“North Korea molds children socially,” Gabroussenko said. Books for different generations have different styles but the same message and characters, sometimes involving South Korean “stooges” or American “beasts.”

“In the children’s version, a child will be fighting Americans by throwing pepper in their eyes and making them sneeze and cough,” Gabroussenko said. In the adult version, weapons, rather than condiments, are used.

“The message ‘We are one nation’ implies that you can’t rebel against your father, you can’t rebel about your government, that it’s important to stick together,” she said.

North Korea’s totalitarianism may be unique, exceeding even that in the Soviet Union and Cuba, though perhaps reminiscent of Maoist China. So one must be careful not to draw too many analogies between the Kim cult and the efforts of political leaders anywhere else.

Service to the American People or to the American State?

One of the most persistent utopian visions over the last century and more is national service. By “national service” proponents never mean service to Americans. The United States long has been famous for the willingness of its people to organize to help one another and respond to social problems. Alexis de Tocqueville cited this activism as one of the hallmarks of the early American republic.

Rather, advocates of “national service” mean service to the state. To be sure, they believe the American people would benefit. But informal, decentralized, private service doesn’t count.

The latest proponent is columnist Michael Gerson, one-time speechwriter for “compassionate conservative” George W. Bush. Wrote Gerson:

How then does a democracy cultivate civic responsibility and shared identity? Taxation allows us to fund common purposes, but it does not provide common experiences. A rite of passage in which young people — rich and poor, liberal and conservative, of every racial background — work side by side to address public problems would create, at least, a vivid, lifelong memory of shared national purpose.

To Gerson’s credit, he does not advocate a mandatory program, where people would go to jail if they didn’t desire to share the national purpose exalted by their betters. But many people, from Margaret Mead to Senator Ted Kennedy, did want a civilian draft. Indeed, a number of noted liberals who campaigned against military conscription were only too happy to force the young into civilian “service.”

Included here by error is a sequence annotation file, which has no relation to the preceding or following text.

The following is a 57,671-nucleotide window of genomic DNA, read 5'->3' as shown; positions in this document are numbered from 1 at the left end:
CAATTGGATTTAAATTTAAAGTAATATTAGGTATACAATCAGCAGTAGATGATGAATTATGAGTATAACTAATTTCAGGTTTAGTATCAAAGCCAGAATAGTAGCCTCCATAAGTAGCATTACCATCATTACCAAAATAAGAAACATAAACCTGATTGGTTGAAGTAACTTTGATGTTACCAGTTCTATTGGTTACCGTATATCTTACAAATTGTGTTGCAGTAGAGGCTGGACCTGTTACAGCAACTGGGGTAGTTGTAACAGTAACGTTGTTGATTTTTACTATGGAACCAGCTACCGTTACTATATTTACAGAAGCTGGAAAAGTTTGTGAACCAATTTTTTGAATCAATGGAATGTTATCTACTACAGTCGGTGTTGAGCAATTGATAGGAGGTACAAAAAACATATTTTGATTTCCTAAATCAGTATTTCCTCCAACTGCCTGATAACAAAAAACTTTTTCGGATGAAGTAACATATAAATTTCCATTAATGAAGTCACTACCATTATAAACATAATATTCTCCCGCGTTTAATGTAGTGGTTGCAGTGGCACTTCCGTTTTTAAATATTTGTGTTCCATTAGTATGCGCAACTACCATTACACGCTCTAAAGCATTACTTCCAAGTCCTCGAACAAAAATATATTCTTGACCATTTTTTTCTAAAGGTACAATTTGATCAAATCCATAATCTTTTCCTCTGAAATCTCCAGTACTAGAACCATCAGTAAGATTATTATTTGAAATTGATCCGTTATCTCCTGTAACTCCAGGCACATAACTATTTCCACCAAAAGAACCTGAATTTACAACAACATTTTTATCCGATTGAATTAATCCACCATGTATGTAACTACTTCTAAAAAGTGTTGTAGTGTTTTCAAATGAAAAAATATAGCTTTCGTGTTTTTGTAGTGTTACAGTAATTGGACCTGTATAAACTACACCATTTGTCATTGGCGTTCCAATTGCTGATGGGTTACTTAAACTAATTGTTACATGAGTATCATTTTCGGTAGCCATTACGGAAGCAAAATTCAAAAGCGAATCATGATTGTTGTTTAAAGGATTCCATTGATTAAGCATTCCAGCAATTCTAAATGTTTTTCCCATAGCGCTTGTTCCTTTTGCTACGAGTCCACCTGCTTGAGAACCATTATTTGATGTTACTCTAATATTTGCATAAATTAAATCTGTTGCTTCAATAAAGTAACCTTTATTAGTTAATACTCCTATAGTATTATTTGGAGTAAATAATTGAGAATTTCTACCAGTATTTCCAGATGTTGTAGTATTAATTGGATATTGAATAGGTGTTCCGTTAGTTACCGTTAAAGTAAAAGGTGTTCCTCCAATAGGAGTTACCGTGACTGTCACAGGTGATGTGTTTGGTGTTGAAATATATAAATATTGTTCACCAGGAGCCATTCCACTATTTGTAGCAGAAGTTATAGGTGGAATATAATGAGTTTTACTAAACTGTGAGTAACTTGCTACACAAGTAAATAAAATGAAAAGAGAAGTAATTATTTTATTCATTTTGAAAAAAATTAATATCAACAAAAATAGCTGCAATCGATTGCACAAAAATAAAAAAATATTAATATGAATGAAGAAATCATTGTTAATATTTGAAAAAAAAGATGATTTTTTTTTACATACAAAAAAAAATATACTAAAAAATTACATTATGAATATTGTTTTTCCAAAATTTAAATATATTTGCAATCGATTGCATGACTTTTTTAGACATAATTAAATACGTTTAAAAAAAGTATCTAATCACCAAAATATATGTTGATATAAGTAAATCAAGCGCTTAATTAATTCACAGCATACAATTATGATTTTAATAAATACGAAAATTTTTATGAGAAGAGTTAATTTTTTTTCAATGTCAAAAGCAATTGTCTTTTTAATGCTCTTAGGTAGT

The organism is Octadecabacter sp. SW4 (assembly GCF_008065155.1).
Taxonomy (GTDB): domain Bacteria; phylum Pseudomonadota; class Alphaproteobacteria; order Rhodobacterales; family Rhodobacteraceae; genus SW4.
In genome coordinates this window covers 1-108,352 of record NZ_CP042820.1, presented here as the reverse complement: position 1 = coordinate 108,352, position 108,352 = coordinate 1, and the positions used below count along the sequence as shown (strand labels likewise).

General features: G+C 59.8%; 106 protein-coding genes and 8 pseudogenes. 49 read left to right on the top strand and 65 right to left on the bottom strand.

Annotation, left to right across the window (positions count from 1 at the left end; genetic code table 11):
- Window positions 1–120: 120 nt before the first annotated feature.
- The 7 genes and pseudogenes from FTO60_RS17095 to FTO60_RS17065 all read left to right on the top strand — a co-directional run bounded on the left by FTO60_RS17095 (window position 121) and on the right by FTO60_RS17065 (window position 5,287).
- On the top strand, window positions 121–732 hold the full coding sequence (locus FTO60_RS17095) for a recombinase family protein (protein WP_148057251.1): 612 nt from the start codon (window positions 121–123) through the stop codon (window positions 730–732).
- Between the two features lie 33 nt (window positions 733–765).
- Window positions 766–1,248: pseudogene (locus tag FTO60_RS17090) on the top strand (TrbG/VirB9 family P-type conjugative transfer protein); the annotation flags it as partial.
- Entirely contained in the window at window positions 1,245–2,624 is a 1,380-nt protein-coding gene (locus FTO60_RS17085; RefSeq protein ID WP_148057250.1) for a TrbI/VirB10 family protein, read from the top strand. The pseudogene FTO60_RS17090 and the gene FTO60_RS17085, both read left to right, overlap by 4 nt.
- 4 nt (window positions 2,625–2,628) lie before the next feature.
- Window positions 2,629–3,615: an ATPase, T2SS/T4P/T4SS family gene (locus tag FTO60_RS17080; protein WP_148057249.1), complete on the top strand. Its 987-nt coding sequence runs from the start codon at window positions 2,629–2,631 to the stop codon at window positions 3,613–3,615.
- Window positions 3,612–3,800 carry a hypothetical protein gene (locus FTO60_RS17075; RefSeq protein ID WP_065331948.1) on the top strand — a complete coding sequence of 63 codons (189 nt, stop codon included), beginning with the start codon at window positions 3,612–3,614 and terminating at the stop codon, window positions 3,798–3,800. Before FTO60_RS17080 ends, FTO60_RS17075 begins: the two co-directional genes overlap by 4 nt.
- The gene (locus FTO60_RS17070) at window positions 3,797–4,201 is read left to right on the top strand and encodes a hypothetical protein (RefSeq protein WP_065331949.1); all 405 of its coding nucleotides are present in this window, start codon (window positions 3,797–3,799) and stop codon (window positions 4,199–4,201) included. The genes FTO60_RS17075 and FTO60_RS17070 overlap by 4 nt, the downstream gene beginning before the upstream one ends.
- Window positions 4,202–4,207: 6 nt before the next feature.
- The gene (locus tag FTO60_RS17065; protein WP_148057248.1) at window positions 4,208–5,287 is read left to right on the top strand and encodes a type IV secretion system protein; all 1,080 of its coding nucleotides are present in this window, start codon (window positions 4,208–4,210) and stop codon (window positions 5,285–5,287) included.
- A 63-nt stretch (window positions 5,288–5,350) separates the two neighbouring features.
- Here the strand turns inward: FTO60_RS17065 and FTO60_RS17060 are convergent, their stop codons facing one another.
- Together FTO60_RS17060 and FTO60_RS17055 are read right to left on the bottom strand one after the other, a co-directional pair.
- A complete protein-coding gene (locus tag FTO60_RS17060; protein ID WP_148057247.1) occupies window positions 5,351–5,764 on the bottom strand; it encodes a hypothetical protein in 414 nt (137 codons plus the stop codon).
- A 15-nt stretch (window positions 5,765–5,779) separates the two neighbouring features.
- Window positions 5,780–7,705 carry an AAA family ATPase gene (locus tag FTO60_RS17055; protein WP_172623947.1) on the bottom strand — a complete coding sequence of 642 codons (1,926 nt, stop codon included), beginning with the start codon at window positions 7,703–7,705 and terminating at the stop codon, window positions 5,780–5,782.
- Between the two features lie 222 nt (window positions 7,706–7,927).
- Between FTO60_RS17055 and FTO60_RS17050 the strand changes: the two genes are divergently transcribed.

The GOP’s Insipid American Exceptionalism

I’ve had it with “American exceptionalism.” Enough already.

The phrase has garnered a considerable amount of attention lately, namely because Republicans are saying it over and over again. The Atlantic points out that the term itself was coined by Joseph Stalin, lamenting America’s inability to go communist (cf. Louis Hartz). Of course, the concept that America was different than Europe goes back at least to Tocqueville, but is it too much to ask that we recall Tocqueville was writing nearly 200 years ago? Might we not pause, at least momentarily, to reconsider the argument from authority and subject it to a bit of scrutiny?

I complained about the pervasive theme at the Republican convention in my podcast yesterday, and Alex Massie holds forth against the exceptionally exceptionalistic speechifying at Foreign Policy today. Republicans—and the rest of us—ought to just shut up about exceptionalism already. As it stands now, a few word substitutions could make Herder or Fichte feel right at home at a GOP convention. We ought not to like this.

Encouraging citizens to reify, then flutter with excitement at the uniqueness of their own “imagined community” lubricates both the administrative capacity of and enthusiasm for the Great American Welfare/Warfare State that is presently bankrupting our unborn children. Those of us who would like a bit more federalism, veering toward sectionalism even, do so realizing that this would create downward pressure on the centralization of our lives in the body of the national government. (“Who is this fellow 2,000 miles away from me and why should I subsidize his career and pay his flood insurance and pension?”) That the disgrace of slavery accompanied the last era of sectionalism in this country is no reason to throw out the concept itself.

Bizarrely, the GOP married this nationalistic theme with an ostensible concern for how America is viewed across the world. Might we not consider that the world finds this constant self-congratulation unseemly and perhaps even dangerous? Imagine your coworker, or neighbor, or spouse, constantly parading about, preening and pronouncing that he is the greatest person ever to have been made and marveling at how lucky are those subject to his ministrations. Any impartial observer would forgive you for nudging him off a pier, and all the more so if he were, in fact, great.